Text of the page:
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James Harrison ‘Just Ferocious And He’s Just Smashing You Every Play,’ Andrew Whitworth Recalls Of AFC North Battles

The Pittsburgh Steeler may very well have the best pass rusher to ever play —and who ever will— for the franchise on the roster right now in the form of sixth-year outside linebacker and reigning Defensive Player of the Year T.J. Watt. But he’s far from the only great pass rusher they’ve ever had.

Indeed, Watt only just captured the club’s single-season sack record just last season, even if he did effectively put it out of reach, surpassing James Harrison’s mark of 16 set in the Super Bowl season of 2008. Watt is likely to soon claim Harrison’s franchise all-time sack record as well.

But that doesn’t take away from Harrison’s greatness at his height. He was quite possibly the best defender in the game himself during about a five-year period or so, earning Defensive Player of the Year honors in 2008. And former Cincinnati Bengals Pro Bowl left tackle Andrew Whitworth, now retired, can attest to that.

“During the game, he was just ferocious and he’s just smashing you every play,” he told Cameron Heyward yesterday on the latest episode of his Not Just Football podcast, in speaking about the matchups he would go up against with Deebo over the years.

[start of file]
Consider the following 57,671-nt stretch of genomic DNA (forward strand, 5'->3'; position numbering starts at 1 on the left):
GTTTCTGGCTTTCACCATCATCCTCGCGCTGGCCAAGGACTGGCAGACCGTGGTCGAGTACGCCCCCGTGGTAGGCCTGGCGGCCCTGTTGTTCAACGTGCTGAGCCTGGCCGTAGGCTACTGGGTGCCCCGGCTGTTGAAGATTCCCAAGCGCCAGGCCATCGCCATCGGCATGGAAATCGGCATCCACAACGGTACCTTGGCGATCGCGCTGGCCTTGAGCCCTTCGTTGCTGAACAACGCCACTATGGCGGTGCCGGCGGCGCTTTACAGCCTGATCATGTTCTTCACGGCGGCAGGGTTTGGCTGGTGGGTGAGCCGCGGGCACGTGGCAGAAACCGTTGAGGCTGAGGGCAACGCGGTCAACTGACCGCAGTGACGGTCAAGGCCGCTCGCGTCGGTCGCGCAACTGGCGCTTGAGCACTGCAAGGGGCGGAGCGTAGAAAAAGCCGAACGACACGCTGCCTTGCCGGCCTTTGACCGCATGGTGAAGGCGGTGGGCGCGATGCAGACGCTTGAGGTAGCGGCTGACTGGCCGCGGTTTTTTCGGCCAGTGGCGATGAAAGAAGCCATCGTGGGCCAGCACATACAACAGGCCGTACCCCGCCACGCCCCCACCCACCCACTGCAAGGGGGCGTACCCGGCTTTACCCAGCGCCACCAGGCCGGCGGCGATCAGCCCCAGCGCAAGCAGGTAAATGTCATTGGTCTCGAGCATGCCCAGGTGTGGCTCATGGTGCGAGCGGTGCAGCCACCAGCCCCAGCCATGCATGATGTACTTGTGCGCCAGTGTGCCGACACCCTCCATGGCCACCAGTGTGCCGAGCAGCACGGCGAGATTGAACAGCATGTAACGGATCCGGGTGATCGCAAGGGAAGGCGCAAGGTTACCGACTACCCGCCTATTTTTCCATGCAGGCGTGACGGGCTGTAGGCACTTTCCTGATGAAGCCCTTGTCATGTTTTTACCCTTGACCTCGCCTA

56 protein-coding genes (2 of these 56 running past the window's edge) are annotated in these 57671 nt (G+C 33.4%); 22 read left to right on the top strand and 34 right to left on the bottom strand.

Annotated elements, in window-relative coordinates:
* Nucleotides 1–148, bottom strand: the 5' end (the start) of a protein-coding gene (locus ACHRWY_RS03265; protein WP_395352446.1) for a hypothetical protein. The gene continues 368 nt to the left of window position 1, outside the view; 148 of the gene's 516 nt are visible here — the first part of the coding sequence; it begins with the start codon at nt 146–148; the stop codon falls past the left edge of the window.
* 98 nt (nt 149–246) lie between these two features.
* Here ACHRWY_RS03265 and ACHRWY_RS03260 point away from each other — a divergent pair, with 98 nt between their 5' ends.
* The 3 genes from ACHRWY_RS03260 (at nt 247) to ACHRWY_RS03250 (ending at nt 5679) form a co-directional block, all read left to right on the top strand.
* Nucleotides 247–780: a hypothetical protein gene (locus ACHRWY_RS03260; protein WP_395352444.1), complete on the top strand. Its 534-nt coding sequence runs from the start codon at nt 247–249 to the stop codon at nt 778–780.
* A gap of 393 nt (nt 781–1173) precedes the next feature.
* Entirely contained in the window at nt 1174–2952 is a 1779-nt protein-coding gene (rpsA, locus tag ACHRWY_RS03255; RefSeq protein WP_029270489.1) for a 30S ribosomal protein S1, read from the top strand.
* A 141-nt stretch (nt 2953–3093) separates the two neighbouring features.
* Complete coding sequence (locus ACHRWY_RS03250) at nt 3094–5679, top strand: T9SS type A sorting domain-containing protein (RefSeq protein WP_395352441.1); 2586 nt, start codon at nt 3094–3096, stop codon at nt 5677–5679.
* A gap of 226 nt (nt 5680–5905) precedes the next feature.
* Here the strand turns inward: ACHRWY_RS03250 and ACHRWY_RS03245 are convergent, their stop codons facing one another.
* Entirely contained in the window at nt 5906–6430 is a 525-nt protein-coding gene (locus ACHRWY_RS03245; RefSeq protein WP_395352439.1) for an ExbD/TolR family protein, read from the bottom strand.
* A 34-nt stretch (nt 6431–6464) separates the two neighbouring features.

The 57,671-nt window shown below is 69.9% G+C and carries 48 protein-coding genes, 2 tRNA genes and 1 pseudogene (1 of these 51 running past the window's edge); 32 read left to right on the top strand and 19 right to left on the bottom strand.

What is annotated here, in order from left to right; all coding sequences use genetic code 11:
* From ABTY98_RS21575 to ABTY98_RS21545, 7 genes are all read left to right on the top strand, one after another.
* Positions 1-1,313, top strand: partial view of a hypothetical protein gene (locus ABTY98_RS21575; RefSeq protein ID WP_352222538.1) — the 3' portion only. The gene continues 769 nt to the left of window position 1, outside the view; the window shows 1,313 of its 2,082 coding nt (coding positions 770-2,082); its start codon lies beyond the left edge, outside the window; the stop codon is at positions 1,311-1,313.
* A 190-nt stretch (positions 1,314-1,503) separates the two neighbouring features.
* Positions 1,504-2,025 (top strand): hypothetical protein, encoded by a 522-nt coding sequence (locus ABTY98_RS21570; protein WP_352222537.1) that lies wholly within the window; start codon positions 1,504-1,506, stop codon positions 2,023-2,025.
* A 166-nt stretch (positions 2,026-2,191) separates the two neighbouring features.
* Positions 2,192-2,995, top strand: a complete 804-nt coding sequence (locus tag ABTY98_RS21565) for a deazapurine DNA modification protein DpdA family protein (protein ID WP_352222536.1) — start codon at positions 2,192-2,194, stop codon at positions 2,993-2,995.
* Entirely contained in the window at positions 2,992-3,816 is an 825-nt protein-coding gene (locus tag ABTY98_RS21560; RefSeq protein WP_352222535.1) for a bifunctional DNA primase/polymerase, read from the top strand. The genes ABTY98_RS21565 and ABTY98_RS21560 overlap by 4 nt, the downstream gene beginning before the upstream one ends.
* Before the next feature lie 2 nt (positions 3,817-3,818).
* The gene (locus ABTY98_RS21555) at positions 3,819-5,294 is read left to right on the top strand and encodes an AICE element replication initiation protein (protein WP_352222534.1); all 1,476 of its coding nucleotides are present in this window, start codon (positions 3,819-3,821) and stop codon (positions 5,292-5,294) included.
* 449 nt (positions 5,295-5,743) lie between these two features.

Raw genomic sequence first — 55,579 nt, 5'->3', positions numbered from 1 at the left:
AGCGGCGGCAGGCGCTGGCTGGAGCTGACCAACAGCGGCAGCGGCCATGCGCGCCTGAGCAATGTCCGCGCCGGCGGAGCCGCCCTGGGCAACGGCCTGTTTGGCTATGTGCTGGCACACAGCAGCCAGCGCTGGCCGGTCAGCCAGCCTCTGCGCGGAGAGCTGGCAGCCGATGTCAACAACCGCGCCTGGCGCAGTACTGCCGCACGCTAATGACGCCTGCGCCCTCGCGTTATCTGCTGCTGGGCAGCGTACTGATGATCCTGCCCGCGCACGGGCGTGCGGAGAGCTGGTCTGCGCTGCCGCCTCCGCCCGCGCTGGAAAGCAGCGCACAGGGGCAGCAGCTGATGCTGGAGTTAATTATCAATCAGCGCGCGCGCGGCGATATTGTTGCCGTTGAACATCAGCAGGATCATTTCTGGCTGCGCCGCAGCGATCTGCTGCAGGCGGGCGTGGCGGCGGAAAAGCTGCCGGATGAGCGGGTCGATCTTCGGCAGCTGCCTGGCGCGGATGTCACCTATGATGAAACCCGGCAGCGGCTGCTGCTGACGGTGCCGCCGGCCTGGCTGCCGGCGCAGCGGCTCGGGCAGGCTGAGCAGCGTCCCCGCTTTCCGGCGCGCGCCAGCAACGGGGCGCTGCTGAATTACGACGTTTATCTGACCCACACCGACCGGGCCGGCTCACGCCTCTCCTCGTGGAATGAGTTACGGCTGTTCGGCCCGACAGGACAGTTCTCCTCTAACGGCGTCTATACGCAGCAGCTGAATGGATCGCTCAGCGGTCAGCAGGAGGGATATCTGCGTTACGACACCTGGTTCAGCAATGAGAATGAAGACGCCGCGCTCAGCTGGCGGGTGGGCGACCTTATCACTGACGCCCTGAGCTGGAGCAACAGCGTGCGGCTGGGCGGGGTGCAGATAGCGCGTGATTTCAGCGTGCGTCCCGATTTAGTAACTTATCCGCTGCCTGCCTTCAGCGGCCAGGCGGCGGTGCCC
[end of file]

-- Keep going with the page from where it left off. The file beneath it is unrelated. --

“When I go back and think of the guys I got to play in my career, you play some special guys that you could say in certain situations they’re good players, whether it be rushing the passer or playing the run,” he said. “But I always put James and Terrell Suggs in a pretty rare category.”

Suggs is, of course, now retired as well. Another former Defensive Player of the Year and another two-time Super Bowl champion like Harrison, perhaps the biggest thing they don’t share in their career is Suggs’ longevity as a starter—226 starts to 117.

“They played every down of NFL football the same way,” Whitworth described of going up against two of the best edge defenders in the game four times per season in AFC North play. “They were dominant in the run game, they dominated in the pass game. Just very few guys like that that dominate every facet of football, really, and were really good at all of the above.”

A second-round pick by the Bengals in 2006, Whitworth played in the AFC North for his first 11 seasons, making 164 starts in Cincinnati before departing in free agency to sign with the Los Angeles Rams. He retired at the age of 40 after this past season once he finally landed his own Lombardi Trophy.

Although he was a starter almost from day one, like Harrison, it took time for the league to catch up with and appreciate what he was doing. He did not make a Pro Bowl for the first time until his seventh season, and then not again until his 10th, in spite of the fact that he had already been a high-performing player. Perhaps having to play against the likes of Harrison and Suggs so often had something to do with that—or perhaps it was just because he mostly played on bad teams.

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